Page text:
In 2019, Carbondale’s master of many trades, Mark Burrows, began his chocolate-making career with Pollinator Chocolate. Since then, Pollinator has become the go-to for high-quality, single-source, small-batch chocolate bars, truffles and bonbons in the Roaring Fork Valley.
Burrows is now dipping into a highly-anticipated business venture with the opening of the aptly-named Cocoa Club. This soon-to-open venue is another expression of Burrows’s 20-year quest for the perfect bar of craft chocolate. The Cocoa Club, with an anticipated opening in January 2023 in Red Rock Plaza, next to Mana Foods, is an eclectic space that will satisfy your richest chocolate fantasies.
The decor features floors painted in a hexagonal honeycomb design that “gave us a lot of room to play with different colors,” Burrows explained. He referred to local artist Gabriela Meija as “the primary architect” of the unique design.
Chocolate bars, drinking chocolate and t-shirts are displayed on shelves with an eye-catching, copper penny-like mosaic tile background.
In what Burrows assured was “a happy coincidence,” the front of the 11-seat bar, with its shiny brown bricks, “made the bar look like chocolate bars.” Bar service will include chocolate-infused cocktails and non-alcoholic options like a cherry-chocolate soda or hot cocoa (of course).
Cafe seating has a cozy vibe with tables and chairs lit by sleek hanging pendants and clear glass wall sconces that resemble daisies. As Burrows described it, “At night, it’s a calm and subtle light.”
In the morning, the cafe will serve coffee, espresso, scones and Danish pastries. In the evening, table-side service will include cocktails and desserts like crème brûlée and tiramisu. Charcuterie platters with nuts, olives and locally-sourced meats are also on the menu for noshing.
Sitting at the bar, patrons can get a bird’s eye view through large windows of Pollinator’s in-house chocolate production.
Burrows, born and raised in the Denver area, moved to the Roaring Fork Valley in 1990 for a job in the audiovisual industry. “That just means I was the guy in the back of the room operating the slide and overhead projectors, the video projector cameras and the soundboard,” he said. Burrows noted that the frenetic pace of Aspen’s conference schedule led to him “getting burned out real quick.”
Then, while managing a department at an Aspen health food store, he gained a reputation among local chefs as knowledgeable about the growing organic and health food market.
In the mid-1990s, when Apple computers became popular, Burrows worked as a Macintosh support technician and was one of the originators of the KDNK radio show “Geekspeak”.
He moved on to photography “by buying some gear and putting my shingle out.” Specializing in portraits, his portfolio contains countless photos of mothers and newborns which have graced the cover of The Sopris Sun’s Mother’s Day issue “for a good 10 years,” he said.
Burrows then learned about the idiosyncratic behavior of bees, earning a certificate from the University of Montana’s online beekeeping program.
“I tend to throw myself into projects 100 percent,” he said of his Renaissance-like desire to learn. “I want to know everything I possibly can.”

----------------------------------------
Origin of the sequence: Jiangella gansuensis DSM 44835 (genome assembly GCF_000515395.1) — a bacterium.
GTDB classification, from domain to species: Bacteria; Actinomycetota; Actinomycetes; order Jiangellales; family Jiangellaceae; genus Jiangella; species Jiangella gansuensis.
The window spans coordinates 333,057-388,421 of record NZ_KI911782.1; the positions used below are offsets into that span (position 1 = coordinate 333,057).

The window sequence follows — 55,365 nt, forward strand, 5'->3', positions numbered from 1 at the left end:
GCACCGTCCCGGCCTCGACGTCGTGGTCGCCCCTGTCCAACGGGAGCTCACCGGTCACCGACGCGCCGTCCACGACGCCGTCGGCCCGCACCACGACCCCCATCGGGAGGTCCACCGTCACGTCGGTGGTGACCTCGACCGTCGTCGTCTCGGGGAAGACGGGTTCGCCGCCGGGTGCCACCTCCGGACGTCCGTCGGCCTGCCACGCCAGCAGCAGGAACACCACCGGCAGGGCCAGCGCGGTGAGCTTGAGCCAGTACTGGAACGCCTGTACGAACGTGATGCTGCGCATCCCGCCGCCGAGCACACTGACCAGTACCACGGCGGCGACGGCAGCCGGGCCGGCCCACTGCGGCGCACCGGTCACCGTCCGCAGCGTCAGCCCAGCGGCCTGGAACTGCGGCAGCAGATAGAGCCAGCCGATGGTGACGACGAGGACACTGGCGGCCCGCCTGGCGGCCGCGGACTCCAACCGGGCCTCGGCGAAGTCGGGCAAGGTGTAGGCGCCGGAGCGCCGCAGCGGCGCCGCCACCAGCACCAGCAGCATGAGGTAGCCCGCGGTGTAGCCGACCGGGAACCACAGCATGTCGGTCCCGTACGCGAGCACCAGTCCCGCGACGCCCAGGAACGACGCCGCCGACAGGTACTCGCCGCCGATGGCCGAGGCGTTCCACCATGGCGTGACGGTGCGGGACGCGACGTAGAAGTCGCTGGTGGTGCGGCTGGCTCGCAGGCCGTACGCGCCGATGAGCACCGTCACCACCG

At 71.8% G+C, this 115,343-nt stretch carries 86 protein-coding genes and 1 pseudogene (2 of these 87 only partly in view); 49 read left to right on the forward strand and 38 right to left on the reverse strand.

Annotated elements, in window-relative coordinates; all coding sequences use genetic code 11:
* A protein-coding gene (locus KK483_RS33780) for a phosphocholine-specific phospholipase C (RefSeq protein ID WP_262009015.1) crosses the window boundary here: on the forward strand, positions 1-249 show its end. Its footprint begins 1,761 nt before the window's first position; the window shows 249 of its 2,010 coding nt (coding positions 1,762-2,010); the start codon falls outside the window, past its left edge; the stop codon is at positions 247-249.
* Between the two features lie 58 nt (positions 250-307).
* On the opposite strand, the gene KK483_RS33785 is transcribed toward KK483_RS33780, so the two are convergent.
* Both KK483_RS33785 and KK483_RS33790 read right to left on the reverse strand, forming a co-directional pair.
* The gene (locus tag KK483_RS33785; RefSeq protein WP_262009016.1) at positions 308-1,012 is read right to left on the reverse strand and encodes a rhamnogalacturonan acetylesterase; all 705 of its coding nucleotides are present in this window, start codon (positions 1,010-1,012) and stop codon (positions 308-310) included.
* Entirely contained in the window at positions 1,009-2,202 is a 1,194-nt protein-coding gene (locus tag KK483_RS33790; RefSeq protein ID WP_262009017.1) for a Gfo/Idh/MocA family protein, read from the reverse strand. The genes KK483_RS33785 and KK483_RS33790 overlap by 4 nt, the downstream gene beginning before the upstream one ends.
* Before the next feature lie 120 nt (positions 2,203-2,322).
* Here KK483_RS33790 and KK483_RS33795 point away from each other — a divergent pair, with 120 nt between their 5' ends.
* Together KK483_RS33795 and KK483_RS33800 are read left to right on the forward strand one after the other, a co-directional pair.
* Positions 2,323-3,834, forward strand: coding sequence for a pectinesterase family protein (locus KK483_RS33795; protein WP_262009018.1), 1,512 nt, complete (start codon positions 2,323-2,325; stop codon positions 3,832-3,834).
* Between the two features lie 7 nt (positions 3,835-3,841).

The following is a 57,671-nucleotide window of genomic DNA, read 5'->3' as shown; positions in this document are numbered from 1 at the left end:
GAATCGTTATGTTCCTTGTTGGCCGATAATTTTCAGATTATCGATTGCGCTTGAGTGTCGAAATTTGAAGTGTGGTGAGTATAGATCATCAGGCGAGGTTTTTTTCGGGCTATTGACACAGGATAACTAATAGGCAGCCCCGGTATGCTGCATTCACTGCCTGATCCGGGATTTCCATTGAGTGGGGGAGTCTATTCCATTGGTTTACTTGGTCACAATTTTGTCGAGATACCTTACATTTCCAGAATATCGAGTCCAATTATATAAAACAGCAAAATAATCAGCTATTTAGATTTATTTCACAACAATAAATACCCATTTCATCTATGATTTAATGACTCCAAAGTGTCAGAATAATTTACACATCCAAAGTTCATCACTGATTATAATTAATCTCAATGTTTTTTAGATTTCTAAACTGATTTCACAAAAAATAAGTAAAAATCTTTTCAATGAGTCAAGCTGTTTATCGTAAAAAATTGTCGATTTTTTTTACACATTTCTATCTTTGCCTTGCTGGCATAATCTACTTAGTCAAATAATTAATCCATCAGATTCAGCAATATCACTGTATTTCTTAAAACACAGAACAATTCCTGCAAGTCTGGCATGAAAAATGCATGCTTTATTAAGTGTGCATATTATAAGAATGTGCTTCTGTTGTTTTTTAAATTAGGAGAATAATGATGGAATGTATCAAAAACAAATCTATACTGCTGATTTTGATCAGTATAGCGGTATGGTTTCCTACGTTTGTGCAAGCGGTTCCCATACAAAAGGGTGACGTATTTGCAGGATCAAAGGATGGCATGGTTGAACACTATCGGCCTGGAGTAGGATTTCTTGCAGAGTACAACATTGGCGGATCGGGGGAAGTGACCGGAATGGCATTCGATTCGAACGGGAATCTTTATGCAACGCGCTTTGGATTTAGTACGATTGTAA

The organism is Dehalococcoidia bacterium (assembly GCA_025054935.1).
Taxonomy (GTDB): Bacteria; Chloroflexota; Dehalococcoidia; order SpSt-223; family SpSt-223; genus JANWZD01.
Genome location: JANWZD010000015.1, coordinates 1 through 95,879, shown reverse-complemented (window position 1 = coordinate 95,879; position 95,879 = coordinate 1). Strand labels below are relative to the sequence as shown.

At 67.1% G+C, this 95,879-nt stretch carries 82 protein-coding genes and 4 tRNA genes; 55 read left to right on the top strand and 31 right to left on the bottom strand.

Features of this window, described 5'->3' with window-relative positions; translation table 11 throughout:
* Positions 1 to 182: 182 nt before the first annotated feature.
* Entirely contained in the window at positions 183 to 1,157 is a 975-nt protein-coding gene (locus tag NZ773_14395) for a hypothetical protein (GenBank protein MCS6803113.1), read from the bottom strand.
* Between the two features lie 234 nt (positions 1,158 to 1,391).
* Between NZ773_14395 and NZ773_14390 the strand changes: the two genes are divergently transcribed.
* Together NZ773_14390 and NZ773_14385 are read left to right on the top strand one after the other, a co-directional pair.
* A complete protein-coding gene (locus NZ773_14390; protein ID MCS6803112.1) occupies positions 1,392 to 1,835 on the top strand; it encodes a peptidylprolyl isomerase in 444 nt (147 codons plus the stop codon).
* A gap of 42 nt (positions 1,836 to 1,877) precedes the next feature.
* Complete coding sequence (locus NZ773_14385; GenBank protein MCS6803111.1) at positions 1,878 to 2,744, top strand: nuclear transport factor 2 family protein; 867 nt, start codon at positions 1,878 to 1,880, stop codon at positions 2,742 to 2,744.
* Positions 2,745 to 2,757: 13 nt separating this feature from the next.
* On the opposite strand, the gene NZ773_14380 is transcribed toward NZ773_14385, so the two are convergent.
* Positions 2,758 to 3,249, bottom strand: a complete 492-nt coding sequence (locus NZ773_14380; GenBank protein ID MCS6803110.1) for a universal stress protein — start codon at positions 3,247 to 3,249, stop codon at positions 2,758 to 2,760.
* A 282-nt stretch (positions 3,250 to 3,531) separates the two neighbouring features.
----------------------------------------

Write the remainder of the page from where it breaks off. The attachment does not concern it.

The cocoa-themed dream began in earnest in 2019 with Pollinator Chocolate. Burrows said, “After a multi-year love affair with chocolate and not being happy with what I could find, I asked myself if I could even do it.”
After studying the details of the process and making a trip to England to visit chocolate makers, Burrows took the plunge.
At chocolate tastings, customers will receive an informal primer about the different regions of the world where cacao beans are grown. Burrows shared, “I have five different origins with five different flavors, from Bolivia, Ghana, Tanzania, Madagascar and the Dominican Republic.”
Cacao beans are traded internationally on commodity futures exchanges, like the New York Mercantile Exchange. Burrow’s process begins with ethically-sourced beans from importers that guarantee their farmers a living wage. “One of my main tenets is that I buy my raw beans from brokers that guarantee that there was no slave or child labor anywhere in the process,” Burrows said.
While Fairtrade labeling started becoming common in the late 1980s, Burrows said, “It doesn’t help a lot of the farmers because, while it does pay them more, it’s still not enough. I pay what’s known as farm gate pricing, the price the farmer requests, which is generally three to five times more than the commodity chocolate on the market, including Fairtrade.”
Once business gets rolling, Cocoa Club plans to host special events, like wine and beer pairings and cigar tastings. Burrows describes it as “a vibrant space that will change frequently.”
When The Sopris Sun asked Burrows why he chose to set up shop in Carbondale, he replied, “This is my home. This is my family. These are my friends. I will never leave Carbondale. I plan on doing a lot of traveling, but I will always come back here and spend the vast majority of my time here; this is my community.”
Cocoa Club also has a dedicated chocolatier making bonbons and truffles in a special production room. “I’m producing them by the hundreds, so they’ll be ready for the holiday markets,” Burrows said.